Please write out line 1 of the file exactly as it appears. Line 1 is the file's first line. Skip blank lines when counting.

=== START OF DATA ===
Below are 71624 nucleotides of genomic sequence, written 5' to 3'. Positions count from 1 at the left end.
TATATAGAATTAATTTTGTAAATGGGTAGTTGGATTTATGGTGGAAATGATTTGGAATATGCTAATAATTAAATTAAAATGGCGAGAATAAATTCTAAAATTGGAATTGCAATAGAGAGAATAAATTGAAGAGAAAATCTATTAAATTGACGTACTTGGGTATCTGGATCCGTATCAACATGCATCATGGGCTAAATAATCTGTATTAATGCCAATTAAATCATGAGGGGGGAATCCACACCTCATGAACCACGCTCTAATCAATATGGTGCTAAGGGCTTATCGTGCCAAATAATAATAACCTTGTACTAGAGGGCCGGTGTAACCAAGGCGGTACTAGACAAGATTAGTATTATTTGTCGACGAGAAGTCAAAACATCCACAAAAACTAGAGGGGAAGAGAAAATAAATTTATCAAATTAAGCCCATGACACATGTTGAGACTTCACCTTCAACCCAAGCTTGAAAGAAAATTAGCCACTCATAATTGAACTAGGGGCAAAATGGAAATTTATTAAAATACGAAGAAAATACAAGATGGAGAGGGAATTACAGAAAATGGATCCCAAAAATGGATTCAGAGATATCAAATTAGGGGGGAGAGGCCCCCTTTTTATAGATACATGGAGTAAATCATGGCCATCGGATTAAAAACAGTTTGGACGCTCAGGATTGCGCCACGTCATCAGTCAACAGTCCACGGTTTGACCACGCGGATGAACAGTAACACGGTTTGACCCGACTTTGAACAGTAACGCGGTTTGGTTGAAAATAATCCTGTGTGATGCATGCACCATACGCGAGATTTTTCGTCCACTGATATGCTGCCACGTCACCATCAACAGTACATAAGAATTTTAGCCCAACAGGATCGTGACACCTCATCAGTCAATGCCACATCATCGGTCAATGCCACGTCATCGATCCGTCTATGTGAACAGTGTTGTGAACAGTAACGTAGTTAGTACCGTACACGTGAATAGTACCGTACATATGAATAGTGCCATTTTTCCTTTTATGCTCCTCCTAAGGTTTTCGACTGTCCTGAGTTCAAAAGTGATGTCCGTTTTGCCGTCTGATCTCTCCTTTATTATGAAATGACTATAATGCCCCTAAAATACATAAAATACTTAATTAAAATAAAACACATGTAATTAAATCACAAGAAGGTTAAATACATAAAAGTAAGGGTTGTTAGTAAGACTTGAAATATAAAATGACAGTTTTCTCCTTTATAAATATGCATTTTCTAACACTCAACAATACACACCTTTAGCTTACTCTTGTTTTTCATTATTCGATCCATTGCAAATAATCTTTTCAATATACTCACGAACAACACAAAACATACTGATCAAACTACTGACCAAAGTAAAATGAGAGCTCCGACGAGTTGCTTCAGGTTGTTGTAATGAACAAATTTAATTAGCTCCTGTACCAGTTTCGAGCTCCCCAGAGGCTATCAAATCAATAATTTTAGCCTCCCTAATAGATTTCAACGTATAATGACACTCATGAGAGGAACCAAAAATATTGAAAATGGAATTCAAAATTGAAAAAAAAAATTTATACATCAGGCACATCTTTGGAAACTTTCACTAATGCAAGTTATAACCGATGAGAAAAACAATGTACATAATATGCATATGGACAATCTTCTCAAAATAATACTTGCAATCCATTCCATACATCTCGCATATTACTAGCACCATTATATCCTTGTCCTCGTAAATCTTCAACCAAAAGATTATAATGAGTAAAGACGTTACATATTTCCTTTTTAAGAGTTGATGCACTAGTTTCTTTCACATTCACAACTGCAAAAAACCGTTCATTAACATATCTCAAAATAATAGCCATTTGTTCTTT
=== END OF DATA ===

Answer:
Below are 71624 nucleotides of genomic sequence, written 5' to 3'. Positions count from 1 at the left end.